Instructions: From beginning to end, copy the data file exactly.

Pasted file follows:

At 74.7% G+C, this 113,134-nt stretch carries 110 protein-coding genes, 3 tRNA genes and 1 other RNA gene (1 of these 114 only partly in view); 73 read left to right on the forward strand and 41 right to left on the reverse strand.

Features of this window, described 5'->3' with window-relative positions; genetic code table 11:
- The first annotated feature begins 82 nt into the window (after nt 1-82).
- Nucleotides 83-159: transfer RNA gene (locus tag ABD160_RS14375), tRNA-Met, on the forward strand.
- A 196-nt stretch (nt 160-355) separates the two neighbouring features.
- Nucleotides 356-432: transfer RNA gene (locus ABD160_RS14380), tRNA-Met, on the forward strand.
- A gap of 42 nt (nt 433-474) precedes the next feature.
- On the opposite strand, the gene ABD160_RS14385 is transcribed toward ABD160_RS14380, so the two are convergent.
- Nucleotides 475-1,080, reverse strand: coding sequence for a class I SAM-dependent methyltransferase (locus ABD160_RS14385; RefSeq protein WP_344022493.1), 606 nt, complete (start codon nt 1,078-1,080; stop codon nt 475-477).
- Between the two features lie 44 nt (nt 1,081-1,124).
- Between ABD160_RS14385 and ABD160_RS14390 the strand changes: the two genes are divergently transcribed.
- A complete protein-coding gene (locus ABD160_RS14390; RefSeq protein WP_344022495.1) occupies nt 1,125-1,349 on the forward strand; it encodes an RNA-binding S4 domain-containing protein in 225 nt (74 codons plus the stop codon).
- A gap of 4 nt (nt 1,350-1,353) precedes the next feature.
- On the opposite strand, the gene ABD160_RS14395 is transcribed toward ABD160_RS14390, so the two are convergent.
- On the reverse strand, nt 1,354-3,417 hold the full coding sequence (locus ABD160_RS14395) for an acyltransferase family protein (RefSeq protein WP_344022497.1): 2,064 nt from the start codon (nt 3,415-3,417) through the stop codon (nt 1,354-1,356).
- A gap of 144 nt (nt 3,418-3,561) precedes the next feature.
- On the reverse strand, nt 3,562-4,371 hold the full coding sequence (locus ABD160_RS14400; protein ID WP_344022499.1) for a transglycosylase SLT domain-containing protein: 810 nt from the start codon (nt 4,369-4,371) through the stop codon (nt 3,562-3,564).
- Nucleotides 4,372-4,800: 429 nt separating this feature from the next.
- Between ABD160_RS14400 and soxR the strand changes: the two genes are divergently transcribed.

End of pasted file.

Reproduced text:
At 74.7% G+C, this 113,134-nt stretch carries 110 protein-coding genes, 3 tRNA genes and 1 other RNA gene (1 of these 114 only partly in view); 73 read left to right on the forward strand and 41 right to left on the reverse strand.

Features of this window, described 5'->3' with window-relative positions; genetic code table 11:
- The first annotated feature begins 82 nt into the window (after nt 1-82).
- Nucleotides 83-159: transfer RNA gene (locus tag ABD160_RS14375), tRNA-Met, on the forward strand.
- A 196-nt stretch (nt 160-355) separates the two neighbouring features.
- Nucleotides 356-432: transfer RNA gene (locus ABD160_RS14380), tRNA-Met, on the forward strand.
- A gap of 42 nt (nt 433-474) precedes the next feature.
- On the opposite strand, the gene ABD160_RS14385 is transcribed toward ABD160_RS14380, so the two are convergent.
- Nucleotides 475-1,080, reverse strand: coding sequence for a class I SAM-dependent methyltransferase (locus ABD160_RS14385; RefSeq protein WP_344022493.1), 606 nt, complete (start codon nt 1,078-1,080; stop codon nt 475-477).
- Between the two features lie 44 nt (nt 1,081-1,124).
- Between ABD160_RS14385 and ABD160_RS14390 the strand changes: the two genes are divergently transcribed.
- A complete protein-coding gene (locus ABD160_RS14390; RefSeq protein WP_344022495.1) occupies nt 1,125-1,349 on the forward strand; it encodes an RNA-binding S4 domain-containing protein in 225 nt (74 codons plus the stop codon).
- A gap of 4 nt (nt 1,350-1,353) precedes the next feature.
- On the opposite strand, the gene ABD160_RS14395 is transcribed toward ABD160_RS14390, so the two are convergent.
- On the reverse strand, nt 1,354-3,417 hold the full coding sequence (locus ABD160_RS14395) for an acyltransferase family protein (RefSeq protein WP_344022497.1): 2,064 nt from the start codon (nt 3,415-3,417) through the stop codon (nt 1,354-1,356).
- A gap of 144 nt (nt 3,418-3,561) precedes the next feature.
- On the reverse strand, nt 3,562-4,371 hold the full coding sequence (locus ABD160_RS14400; protein ID WP_344022499.1) for a transglycosylase SLT domain-containing protein: 810 nt from the start codon (nt 4,369-4,371) through the stop codon (nt 3,562-3,564).
- Nucleotides 4,372-4,800: 429 nt separating this feature from the next.
- Between ABD160_RS14400 and soxR the strand changes: the two genes are divergently transcribed.